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Photo by Mike Ullery, Staff Photographer, Piqua Daily Call

Update on Miami Valley Feed and Grain spill cleanup efforts

The Sutherly family owns Miami Valley Feed and Grain in New Carlisle where a grain tank collapsed late on Jan. 21, spilling around 365,000 bushels of corn worth over $1.25 million. The wave of corn knocked out power and buried State Route 571. Sam Sutherly was kind enough to offer an update on the progress since the spill.

OCJ: What is the status of the cleanup effort?

Sam: The corn was cleared off of the road on Wednesday, Jan. 24, but State Route 571 remains closed by the City of New Carlisle. They decided that it would be easier for the utility companies (AT&T and Dayton Power & Light) to reset the utility poles without the normal flow of traffic. With the extra days, the machinery and semis had better access to the corn nearest to the road. The corn is being loaded quickly and safely to be shipped. The road is supposed to officially open for public use on Jan. 31.

 

OCJ: What is being done with salvageable corn?

Sam: The corn was evaluated by potential bidders and buyers. Several company reps were in taking samples and they submitted bids to the salvage company. We had visitors from many states. Once the company was selected, they started to move corn on Friday, Jan. 26. They will continue hauling until the facility is cleaned up.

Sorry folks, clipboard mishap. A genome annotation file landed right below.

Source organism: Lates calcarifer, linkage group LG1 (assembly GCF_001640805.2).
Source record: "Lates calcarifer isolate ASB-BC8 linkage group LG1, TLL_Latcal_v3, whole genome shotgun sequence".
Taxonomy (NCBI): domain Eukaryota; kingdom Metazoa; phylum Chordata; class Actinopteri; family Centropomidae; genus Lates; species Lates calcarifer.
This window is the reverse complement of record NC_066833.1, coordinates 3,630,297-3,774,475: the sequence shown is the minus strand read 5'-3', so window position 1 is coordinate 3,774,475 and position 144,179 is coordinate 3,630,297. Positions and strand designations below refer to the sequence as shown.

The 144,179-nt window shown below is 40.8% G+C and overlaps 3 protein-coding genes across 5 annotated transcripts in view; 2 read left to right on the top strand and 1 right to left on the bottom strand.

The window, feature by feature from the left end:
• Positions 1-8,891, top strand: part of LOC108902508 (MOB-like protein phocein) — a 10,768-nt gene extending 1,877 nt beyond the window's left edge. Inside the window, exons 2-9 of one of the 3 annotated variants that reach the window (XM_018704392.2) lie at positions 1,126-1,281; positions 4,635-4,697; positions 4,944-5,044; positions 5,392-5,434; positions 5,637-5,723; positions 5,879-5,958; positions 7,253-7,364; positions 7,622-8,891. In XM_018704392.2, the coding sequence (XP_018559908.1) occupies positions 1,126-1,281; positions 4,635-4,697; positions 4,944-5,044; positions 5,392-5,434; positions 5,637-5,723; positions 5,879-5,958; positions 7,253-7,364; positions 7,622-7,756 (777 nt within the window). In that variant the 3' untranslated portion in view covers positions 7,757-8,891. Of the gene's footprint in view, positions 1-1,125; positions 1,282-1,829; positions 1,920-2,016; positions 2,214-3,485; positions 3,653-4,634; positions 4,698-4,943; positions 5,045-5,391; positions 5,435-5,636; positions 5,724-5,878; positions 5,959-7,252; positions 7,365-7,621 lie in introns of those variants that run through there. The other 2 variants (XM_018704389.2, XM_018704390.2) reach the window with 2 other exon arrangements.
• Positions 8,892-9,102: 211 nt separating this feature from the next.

OCJ: What is being done with the unsalvageable corn?

Sam: Fortunately, there will be very little that is considered unsalvageable. The corn around the transformer was carefully removed and disposed of, but that was it. Screening machines are on site to remove foreign material, mainly gravel, concrete, and metal. The corn will be screened before it’s loaded into the semis.

 

OCJ: What is the timeline moving forward?

Sam: Our grain facility will remain closed until the grounds are cleared and we can evaluate the silos and access any other damage. It will be a while for permanent buildings, but our mobile office will be arriving soon. A friend loaned a bulk truck to us and we anticipate starting on-farm bulk deliveries the week of Jan. 29.

The timeline is to reopen our feed mill immediately. We spent the last couple days cleaning out the seed warehouse and a temporary generator was installed to run the feed mill. On Friday, we started filling the first bags. We’ve ordered from our other suppliers and inventory is growing. It won’t be a drive-thru, but we’ll start servicing our customers with bagged feed on Monday, Jan. 29.

 

OCJ: Has a cause for the tank failure been determined?

Sam: The bin failure has not been determined yet, but engineers have been onsite. It might be a while before we have any news.

 

OCJ: How has safety been handled during the cleanup effort?

Sam: A major unknown from that night was the traffic on 571. It wasn’t until the last bucket of corn was loaded off of the road that we felt relief to know that no car or no one was under that mound of corn. Safety is still our number one concern. For the safety of the residents of New Carlisle, as well as our employees and crews, we’ve installed fencing and hired security to prevent climbing on the corn piles and trespassing.

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